The Environmental Service-Learning Project: Are Environmental Education and Service-Learning a Natural Fit?
This National Service Fellowship research examined the emerging practice of environmental service-learning with youth, a field significantly enhanced through community partnerships with AmeriCorps and Learn and Serve America, in the national service network. More than 100 programs were surveyed, interviews were conducted with twenty program directors and service-learning coordinators, and site visits and field interviews included community partners, teachers, program directors, national service participants, and students--in two corps-based and two university-based--environmental service-learning partnerships.
Five promising practices for environmental service-learning partnerships, as well as some strategies for sustaining these partnerships beyond national service funding are offered. A framework for program sustainability was developed for practitioners to use or adapt as a planning tool. Using this framework, four case studies appear as profiles to show where partnerships are in alignment with their purpose and community partners, and where they could create a balance with respect to the five promising practices.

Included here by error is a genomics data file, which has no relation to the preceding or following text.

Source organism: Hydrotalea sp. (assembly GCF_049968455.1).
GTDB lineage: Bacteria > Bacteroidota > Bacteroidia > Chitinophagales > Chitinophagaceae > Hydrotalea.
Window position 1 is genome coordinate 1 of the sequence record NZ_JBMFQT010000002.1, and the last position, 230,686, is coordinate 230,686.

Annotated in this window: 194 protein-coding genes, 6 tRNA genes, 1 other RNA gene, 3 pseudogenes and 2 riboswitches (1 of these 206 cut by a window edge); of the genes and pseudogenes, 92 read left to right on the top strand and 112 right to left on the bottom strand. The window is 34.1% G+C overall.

What It Means to You
Harold Ward (1999) called environmental studies and service-learning in higher education a natural fit. For youth and community to "fit" with service and environment, partnerships need to examine the benefits and challenges of working with schools--and understand the role of service-learning in school reform--or partner with community-based organizations to engage youth during out of school time.
Finding the right "fit" is critical to program success and sustainability. To help guide practitioners, program officers, evaluators, and grant-makers toward more appropriate support for environmental service-learning, a sample planning framework and an annotated bibliography of environmental service-learning and related resources appear in the appendices.